The visuals are stunning, as are the awesome, terrifying predators, which become more formidable as we climb the pecking order. It's a race against time, a battle of wits as Royce and gang keep one step ahead of the brutal force and formidable destruction of their adversaries. It's edge of the seat stuff with John Debney's pounding music score enhancing the massive stunts, superb cinematography, lighting and strong production elements. Fantasy sci-fi action in impressive form.

Review by Andrew L. Urban:
As every master-chef knows, if you start with good ingredients, a bit of imagination and have a top team in the kitchen, you can make even a hamburger qualify as cuisine. In 1994 Robert Rodriguez was hired to write a new, fresh version of Predator, the franchise that started in 1987, starring Arnold Schwarzenegger. A big fan of the film, Rodriguez set about writing a new script, without the constraints of having to think about budgets and such. He threw caution to the wind. Years passed and he got very busy, so when asked by Fox to direct it, he suggested producing it instead, at his Troublemaker Studios. And he got himself a top team in the kitchen, starting with Hungarian born director Nimród Antal (winner of the Youth Award at Cannes in 2004 for Kontroll) and one of Antal's favourite cinematographers, fellow Hungarian Gyula Pados (who shot Kontroll).

Retaining the jungle setting of the 1987 original, this fresh new Predators combines commando style action with sci-fi elements in an utterly compelling way. The spectacular opening scene of a man freefalling from the sky begins the adrenaline flow, which hardly stops until the climactic showdown between the predators and the prey. Predators meets every expectation the young male target audience could have.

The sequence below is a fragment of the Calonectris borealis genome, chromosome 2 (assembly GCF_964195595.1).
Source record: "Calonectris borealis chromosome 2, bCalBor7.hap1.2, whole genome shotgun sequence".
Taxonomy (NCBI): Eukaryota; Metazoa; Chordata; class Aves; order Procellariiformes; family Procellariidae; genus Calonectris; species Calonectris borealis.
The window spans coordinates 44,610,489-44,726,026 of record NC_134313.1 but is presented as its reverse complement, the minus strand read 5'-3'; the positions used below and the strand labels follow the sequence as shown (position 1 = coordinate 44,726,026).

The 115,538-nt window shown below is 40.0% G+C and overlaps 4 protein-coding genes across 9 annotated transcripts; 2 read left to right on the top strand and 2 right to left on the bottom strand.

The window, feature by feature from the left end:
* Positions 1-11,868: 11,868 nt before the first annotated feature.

A small group of professional mercenaries and killers - strangers to each other - has been dropped into this jungle on another planet by aliens; and this time, they are the prey. There is one sharpshooting female among the hard-nosed group, Isabelle, superbly played by Alice Braga, who reveals her demons just as the others reveal the terrible things they have done to survive in combat as predators.

These are deeply flawed characters, hardly the kind of heroes or role models who normally populate action films. But the thing is, the terrifying alien predators with extraordinary powers of shielding themselves and capable of firing deadly rays are so much worse.

Adrien Brody makes a totally credible action anti-hero, and is supported by a motley crew of bad-ass characters like Nikolai (Oleg Tartakov) the likeable Russian spirited out of Chechnya and Cuchillo (Danny Trejo), a Mexican drug bandit. There is also a small but bang-up cameo by Laurence Fishburne who delivers in spades as the mysterious hermit-like survivor, Noland.

John Debney's score underpins the sense of constant danger while the green-blooded creatures and the gory fight scenes are out of this world (literally). Full of surprises and twists, the action and the relationships between the contrasting characters keeps us glued.
Published first in the Sun-Herald

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(US, 2010)

CAST: Adrien Brody, Topher Grace, Alice Braga, Walton Goggins, Laurence Fishburne, Danny Trejo, Derek Mears

PRODUCER: Robert Rodriguez, Elizabeth Avellan, John Davis

DIRECTOR: Nimród Antal

SCRIPT: Alex Litvak, Michael Finch


EDITOR: Dan Zimmerman

MUSIC: John Debney

PRODUCTION DESIGN: Cayla Eddleblute, Steve Joyner

RUNNING TIME: 107 minutes